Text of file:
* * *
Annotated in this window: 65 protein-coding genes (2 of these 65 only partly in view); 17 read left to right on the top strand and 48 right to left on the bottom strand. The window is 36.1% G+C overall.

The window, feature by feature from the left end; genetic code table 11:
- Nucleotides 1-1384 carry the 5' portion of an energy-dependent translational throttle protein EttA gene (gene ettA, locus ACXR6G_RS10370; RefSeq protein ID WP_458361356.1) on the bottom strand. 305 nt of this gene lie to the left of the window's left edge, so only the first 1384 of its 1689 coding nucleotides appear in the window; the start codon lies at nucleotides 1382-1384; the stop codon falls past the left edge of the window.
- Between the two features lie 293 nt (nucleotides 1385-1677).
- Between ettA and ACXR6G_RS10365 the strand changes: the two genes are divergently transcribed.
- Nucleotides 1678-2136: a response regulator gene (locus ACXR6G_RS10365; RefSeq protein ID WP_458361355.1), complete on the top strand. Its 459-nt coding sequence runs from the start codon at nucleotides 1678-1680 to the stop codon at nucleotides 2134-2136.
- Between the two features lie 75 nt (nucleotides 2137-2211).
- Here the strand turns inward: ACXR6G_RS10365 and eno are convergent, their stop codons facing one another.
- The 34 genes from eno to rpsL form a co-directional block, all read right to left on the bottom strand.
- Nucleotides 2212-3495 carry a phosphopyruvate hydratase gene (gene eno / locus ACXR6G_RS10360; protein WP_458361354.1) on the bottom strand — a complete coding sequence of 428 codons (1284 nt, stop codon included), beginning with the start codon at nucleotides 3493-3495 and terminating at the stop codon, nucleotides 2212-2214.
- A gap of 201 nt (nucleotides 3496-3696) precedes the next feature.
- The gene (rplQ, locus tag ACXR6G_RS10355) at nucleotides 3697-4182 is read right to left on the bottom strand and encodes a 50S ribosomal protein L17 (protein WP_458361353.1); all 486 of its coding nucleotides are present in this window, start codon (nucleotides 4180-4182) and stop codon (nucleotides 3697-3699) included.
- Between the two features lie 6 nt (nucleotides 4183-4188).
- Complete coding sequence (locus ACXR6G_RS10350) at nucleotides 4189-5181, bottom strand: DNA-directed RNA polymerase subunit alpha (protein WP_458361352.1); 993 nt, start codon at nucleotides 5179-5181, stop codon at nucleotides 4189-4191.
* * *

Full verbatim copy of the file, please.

Annotated in this window: 65 protein-coding genes (2 of these 65 only partly in view); 17 read left to right on the top strand and 48 right to left on the bottom strand. The window is 36.1% G+C overall.

The window, feature by feature from the left end; genetic code table 11:
- Nucleotides 1-1384 carry the 5' portion of an energy-dependent translational throttle protein EttA gene (gene ettA, locus ACXR6G_RS10370; RefSeq protein ID WP_458361356.1) on the bottom strand. 305 nt of this gene lie to the left of the window's left edge, so only the first 1384 of its 1689 coding nucleotides appear in the window; the start codon lies at nucleotides 1382-1384; the stop codon falls past the left edge of the window.
- Between the two features lie 293 nt (nucleotides 1385-1677).
- Between ettA and ACXR6G_RS10365 the strand changes: the two genes are divergently transcribed.
- Nucleotides 1678-2136: a response regulator gene (locus ACXR6G_RS10365; RefSeq protein ID WP_458361355.1), complete on the top strand. Its 459-nt coding sequence runs from the start codon at nucleotides 1678-1680 to the stop codon at nucleotides 2134-2136.
- Between the two features lie 75 nt (nucleotides 2137-2211).
- Here the strand turns inward: ACXR6G_RS10365 and eno are convergent, their stop codons facing one another.
- The 34 genes from eno to rpsL form a co-directional block, all read right to left on the bottom strand.
- Nucleotides 2212-3495 carry a phosphopyruvate hydratase gene (gene eno / locus ACXR6G_RS10360; protein WP_458361354.1) on the bottom strand — a complete coding sequence of 428 codons (1284 nt, stop codon included), beginning with the start codon at nucleotides 3493-3495 and terminating at the stop codon, nucleotides 2212-2214.
- A gap of 201 nt (nucleotides 3496-3696) precedes the next feature.
- The gene (rplQ, locus tag ACXR6G_RS10355) at nucleotides 3697-4182 is read right to left on the bottom strand and encodes a 50S ribosomal protein L17 (protein WP_458361353.1); all 486 of its coding nucleotides are present in this window, start codon (nucleotides 4180-4182) and stop codon (nucleotides 3697-3699) included.
- Between the two features lie 6 nt (nucleotides 4183-4188).
- Complete coding sequence (locus ACXR6G_RS10350) at nucleotides 4189-5181, bottom strand: DNA-directed RNA polymerase subunit alpha (protein WP_458361352.1); 993 nt, start codon at nucleotides 5179-5181, stop codon at nucleotides 4189-4191.